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Astron. Astrophys. 317, 273-289 (1997)


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Simulation of chemical reactions and dust destruction
in protoplanetary accretion disks

I. Bauer 2, F. Finocchi 1 and W.J. Duschl 1, 2, 3, H.-P. Gail 1 and J.P. Schlöder 2

1 Institut für Theoretische Astrophysik, Universität Heidelberg, Tiergartenstraße 15, D-69121 Heidelberg, Germany
2 Interdisziplinäres Zentrum für Wissenschaftliches Rechnen der Universität Heidelberg, Im Neuenheimer Feld 368, D-69120 Heidelberg, Germany
3 Max-Planck-Institut für Radioastronomie, Auf dem Hügel 69, D-53121 Bonn, Germany

Received 10 January 1996 / Accepted 2 May 1996

Abstract

This paper considers the gas phase chemistry in a protoplanetary accretion disk, especially the chemistry initiated in the gas phase by destruction of dust close to the central star.

Slow radial particle transport moves gas and dust from the cold outer parts of a protoplanetary accretion disk into its warm central part where chemical reactions in the gas phase are activated. At the same time gases frozen on the surface of dust grains are vaporized and later the dust grains themselves are vaporized or destroyed by chemical surface reactions. These processes initiate a rich chemistry in the protoplanetary accretion disk.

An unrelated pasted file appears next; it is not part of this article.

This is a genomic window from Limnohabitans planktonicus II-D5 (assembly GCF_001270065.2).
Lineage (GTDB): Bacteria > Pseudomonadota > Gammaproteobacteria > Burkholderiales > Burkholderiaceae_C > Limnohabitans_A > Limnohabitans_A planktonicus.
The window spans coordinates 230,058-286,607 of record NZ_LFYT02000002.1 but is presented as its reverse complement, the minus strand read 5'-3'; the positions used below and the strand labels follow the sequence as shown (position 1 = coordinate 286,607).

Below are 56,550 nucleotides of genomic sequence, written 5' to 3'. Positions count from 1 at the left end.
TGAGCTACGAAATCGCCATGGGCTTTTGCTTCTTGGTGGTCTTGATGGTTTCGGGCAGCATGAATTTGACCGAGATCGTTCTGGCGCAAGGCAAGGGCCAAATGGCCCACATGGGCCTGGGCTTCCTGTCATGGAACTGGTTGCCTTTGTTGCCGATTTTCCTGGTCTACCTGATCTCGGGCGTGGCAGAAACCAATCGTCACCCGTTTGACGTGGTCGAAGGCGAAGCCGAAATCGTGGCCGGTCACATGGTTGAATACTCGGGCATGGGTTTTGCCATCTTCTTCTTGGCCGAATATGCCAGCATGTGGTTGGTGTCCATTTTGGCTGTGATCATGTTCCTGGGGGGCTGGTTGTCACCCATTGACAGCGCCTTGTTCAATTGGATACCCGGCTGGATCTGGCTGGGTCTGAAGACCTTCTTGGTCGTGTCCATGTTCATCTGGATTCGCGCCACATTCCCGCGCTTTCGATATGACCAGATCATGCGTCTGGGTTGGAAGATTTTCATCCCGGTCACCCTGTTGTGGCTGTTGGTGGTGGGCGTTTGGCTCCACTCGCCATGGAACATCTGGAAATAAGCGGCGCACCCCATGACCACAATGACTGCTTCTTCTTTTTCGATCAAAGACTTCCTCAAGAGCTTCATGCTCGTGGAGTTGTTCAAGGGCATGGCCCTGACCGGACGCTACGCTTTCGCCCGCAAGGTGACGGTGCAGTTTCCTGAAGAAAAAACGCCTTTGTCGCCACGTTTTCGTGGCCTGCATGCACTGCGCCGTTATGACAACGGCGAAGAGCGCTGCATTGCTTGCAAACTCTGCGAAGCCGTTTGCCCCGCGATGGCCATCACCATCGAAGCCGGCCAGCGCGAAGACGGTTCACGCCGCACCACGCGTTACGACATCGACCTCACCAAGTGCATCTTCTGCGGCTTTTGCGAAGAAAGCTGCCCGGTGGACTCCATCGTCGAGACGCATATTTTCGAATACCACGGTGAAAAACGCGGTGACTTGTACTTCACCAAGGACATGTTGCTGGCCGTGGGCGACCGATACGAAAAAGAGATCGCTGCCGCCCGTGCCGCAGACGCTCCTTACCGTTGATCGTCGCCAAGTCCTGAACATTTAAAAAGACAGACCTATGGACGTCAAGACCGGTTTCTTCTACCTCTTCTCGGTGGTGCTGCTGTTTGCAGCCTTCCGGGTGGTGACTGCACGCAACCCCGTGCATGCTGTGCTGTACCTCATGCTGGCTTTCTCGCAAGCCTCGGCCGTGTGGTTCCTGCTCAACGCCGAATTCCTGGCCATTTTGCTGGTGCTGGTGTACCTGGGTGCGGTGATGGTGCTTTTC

The simulation of chemical reactions, as in the case of an accretion disk, mostly leads to a large and stiff system of differential or differential-algebraic equations. For the integration of such systems implicit methods are required. We present an efficient BDF-method and give a detailed description of the error and stepsize control and the strategies to minimize the numerical effort of the linear algebra problems. Typical applications for chemical processes (chemistry and dust destruction) in an accretion disk are treated with this method. The corresponding code DAESOL turned out to be more robust and much faster than the more conventional code used first.

Some results for the chemistry in a protoplanetary accretion disk are briefly discussed.

Key words: accretion disks — molecular processes — solar system: formation — methods: numerical — dust

Send offprint requests to: H.-P. Gail


© European Southern Observatory (ESO) 1997

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